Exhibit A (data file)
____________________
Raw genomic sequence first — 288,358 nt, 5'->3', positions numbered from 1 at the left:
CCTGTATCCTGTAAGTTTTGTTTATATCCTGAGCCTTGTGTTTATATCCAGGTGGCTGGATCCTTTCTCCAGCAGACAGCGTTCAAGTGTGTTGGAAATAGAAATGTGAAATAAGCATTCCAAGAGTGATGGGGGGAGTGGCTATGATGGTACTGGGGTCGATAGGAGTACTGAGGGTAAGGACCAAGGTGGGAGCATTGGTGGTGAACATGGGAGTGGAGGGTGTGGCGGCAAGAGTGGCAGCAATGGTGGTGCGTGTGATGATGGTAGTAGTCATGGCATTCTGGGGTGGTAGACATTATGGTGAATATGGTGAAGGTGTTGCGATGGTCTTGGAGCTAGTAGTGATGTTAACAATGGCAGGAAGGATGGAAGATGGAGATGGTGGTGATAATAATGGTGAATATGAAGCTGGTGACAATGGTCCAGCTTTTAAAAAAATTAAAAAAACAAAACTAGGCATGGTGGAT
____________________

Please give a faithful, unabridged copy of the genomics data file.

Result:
Raw genomic sequence first — 288,358 nt, 5'->3', positions numbered from 1 at the left:
CCTGTATCCTGTAAGTTTTGTTTATATCCTGAGCCTTGTGTTTATATCCAGGTGGCTGGATCCTTTCTCCAGCAGACAGCGTTCAAGTGTGTTGGAAATAGAAATGTGAAATAAGCATTCCAAGAGTGATGGGGGGAGTGGCTATGATGGTACTGGGGTCGATAGGAGTACTGAGGGTAAGGACCAAGGTGGGAGCATTGGTGGTGAACATGGGAGTGGAGGGTGTGGCGGCAAGAGTGGCAGCAATGGTGGTGCGTGTGATGATGGTAGTAGTCATGGCATTCTGGGGTGGTAGACATTATGGTGAATATGGTGAAGGTGTTGCGATGGTCTTGGAGCTAGTAGTGATGTTAACAATGGCAGGAAGGATGGAAGATGGAGATGGTGGTGATAATAATGGTGAATATGAAGCTGGTGACAATGGTCCAGCTTTTAAAAAAATTAAAAAAACAAAACTAGGCATGGTGGAT